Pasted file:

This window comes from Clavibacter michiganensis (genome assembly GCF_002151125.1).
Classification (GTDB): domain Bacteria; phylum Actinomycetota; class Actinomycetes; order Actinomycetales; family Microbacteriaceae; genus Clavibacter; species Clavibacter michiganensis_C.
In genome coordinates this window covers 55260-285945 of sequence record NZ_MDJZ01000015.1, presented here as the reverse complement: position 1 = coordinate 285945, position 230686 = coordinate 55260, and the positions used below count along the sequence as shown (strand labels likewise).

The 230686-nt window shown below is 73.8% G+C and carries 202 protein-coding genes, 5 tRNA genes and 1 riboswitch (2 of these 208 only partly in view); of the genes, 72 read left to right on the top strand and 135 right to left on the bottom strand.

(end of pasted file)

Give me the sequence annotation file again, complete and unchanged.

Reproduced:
This window comes from Clavibacter michiganensis (genome assembly GCF_002151125.1).
Classification (GTDB): domain Bacteria; phylum Actinomycetota; class Actinomycetes; order Actinomycetales; family Microbacteriaceae; genus Clavibacter; species Clavibacter michiganensis_C.
In genome coordinates this window covers 55260-285945 of sequence record NZ_MDJZ01000015.1, presented here as the reverse complement: position 1 = coordinate 285945, position 230686 = coordinate 55260, and the positions used below count along the sequence as shown (strand labels likewise).

The 230686-nt window shown below is 73.8% G+C and carries 202 protein-coding genes, 5 tRNA genes and 1 riboswitch (2 of these 208 only partly in view); of the genes, 72 read left to right on the top strand and 135 right to left on the bottom strand.